After coronavirus: When is it safe to travel again?
© by Christopher Elliott
High on Adventure, May 2020

After coronavirus: When is it safe to travel again?

Here's a $570 billion question: When is it safe to travel again?

When the experts say so, that's when. But figuring out who those experts are during the coronavirus crisis may be as difficult as finding a vaccine.

When is it safe to book a trip again?

Here are three things that must happen for travelers to return:

1. The State Department must lift its Level 4 travel advisory. On March 19, the government issued a warning to avoid all international travel because of the pandemic. It will have to rescind the warning for travelers to feel comfortable booking any kind of trip again.

2. The Centers for Disease Control and Prevention (CDC) has to give the "all clear." CDC normally doesn't issue advisories or restrictions for travel within the United States. But it did for coronavirus. Once that advisory gets lifted, travelers can resume planning their summer vacations.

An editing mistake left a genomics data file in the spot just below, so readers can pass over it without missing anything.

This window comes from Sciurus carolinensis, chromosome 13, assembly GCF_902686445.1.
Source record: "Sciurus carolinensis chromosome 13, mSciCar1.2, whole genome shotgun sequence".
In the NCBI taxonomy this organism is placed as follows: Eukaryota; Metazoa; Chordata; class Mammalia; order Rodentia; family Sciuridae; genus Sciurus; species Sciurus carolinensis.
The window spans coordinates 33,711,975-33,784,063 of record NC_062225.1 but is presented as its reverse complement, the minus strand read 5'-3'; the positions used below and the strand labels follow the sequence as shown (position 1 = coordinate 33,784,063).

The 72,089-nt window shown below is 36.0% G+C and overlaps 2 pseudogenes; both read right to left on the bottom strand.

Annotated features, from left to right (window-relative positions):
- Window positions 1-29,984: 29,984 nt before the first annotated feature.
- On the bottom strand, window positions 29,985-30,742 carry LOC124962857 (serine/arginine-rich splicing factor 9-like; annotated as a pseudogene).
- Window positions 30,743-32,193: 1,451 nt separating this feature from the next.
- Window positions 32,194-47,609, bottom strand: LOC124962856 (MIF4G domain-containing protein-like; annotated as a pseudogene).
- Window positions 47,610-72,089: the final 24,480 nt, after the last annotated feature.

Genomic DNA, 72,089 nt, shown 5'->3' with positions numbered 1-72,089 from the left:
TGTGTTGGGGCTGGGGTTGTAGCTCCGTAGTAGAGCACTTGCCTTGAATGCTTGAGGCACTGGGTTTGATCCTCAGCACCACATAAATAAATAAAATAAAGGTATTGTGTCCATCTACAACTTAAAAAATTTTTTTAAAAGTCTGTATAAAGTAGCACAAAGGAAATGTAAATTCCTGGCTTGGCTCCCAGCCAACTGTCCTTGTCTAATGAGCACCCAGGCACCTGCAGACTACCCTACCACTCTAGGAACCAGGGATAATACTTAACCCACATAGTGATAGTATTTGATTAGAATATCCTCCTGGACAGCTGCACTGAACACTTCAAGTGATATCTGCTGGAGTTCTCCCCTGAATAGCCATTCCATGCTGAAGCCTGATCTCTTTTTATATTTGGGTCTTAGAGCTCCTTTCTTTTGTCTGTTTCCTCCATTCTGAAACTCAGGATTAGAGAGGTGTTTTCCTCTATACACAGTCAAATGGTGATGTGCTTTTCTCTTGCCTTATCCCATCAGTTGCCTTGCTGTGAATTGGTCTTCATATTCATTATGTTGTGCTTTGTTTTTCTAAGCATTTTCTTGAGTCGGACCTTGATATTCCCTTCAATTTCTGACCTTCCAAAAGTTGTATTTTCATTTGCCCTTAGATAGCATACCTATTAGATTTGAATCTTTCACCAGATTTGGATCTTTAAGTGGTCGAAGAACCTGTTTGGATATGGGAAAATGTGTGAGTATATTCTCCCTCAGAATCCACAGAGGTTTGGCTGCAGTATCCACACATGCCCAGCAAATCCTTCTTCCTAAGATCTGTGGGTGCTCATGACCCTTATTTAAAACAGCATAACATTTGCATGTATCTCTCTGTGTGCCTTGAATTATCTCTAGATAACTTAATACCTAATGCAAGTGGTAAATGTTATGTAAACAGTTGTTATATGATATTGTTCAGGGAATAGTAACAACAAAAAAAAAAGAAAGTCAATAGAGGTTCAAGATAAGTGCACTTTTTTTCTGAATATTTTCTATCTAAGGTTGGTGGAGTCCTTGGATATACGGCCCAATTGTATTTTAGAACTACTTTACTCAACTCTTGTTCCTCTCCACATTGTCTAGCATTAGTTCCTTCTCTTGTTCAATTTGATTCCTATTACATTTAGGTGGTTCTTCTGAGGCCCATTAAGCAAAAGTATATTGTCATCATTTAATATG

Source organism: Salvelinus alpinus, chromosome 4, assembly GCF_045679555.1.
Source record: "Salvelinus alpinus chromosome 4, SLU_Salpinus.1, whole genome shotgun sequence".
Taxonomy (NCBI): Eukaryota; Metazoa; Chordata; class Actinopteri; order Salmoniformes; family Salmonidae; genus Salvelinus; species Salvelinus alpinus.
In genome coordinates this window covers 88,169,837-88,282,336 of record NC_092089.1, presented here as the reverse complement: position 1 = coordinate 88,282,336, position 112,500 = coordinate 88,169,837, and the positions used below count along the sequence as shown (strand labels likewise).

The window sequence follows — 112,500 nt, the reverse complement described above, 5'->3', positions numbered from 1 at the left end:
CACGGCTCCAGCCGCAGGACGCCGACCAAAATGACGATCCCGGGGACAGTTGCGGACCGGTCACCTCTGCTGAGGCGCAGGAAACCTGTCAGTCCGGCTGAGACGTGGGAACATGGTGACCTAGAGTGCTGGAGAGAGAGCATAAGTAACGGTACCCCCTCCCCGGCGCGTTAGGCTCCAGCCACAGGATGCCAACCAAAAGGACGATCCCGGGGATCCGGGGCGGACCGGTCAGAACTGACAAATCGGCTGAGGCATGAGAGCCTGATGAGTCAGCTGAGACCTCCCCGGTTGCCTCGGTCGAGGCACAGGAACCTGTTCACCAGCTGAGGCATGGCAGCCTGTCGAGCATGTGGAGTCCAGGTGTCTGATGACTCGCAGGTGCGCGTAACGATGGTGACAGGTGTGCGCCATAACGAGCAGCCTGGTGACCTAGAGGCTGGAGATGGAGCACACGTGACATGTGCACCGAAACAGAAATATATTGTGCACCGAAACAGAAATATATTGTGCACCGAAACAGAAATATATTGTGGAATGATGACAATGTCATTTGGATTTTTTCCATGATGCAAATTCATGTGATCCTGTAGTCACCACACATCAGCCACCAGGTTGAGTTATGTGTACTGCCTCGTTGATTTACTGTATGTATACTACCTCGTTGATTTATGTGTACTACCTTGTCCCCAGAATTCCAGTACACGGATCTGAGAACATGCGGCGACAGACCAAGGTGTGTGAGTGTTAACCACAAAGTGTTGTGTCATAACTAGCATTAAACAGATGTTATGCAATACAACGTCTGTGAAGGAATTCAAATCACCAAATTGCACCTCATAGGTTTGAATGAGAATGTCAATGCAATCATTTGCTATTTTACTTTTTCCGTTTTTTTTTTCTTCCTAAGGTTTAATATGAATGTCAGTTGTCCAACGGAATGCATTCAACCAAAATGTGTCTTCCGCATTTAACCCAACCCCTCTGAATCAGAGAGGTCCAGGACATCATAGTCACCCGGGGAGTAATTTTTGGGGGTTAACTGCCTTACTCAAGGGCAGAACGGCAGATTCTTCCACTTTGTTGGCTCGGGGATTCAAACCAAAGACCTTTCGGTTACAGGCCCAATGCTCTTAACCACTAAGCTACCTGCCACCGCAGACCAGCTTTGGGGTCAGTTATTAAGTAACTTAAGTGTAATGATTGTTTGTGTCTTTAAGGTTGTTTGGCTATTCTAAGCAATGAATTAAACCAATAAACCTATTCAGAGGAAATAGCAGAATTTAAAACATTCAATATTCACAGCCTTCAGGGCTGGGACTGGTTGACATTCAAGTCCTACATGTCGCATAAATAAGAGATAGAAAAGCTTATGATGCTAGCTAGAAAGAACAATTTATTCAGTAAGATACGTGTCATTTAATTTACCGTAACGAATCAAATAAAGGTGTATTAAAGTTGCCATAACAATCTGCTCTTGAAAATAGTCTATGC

3. The World Health Organization (WHO) needs to give a thumbs-up to travel. The meaning of WHO's highly technical warnings are clear: Stay home. Monitor its website for a change. When you see WHO's easing up, it may be time to plan your next trip.

It's not enough for just one of these entities to rescind its warnings. To be safe, wait for all three to do it.

If you're a nervous traveler, look for the Canadian government and British government to chime in, too. If everyone is in agreement, you can probably start to feel comfortable about traveling again.

By the way, that half-trillion dollars I mentioned at the top of the story is the amount of tourism money at risk in North America this year after the coronavirus outbreak, according to the World Travel & Tourism Council (WTTC), a trade organization. All told, nearly 7 million tourism jobs are on the line.

"The travel and tourism sector faces an economic meltdown," warned Gloria Guevara, WTTC's president.

And that's because your next vacation is history -- at least, for now.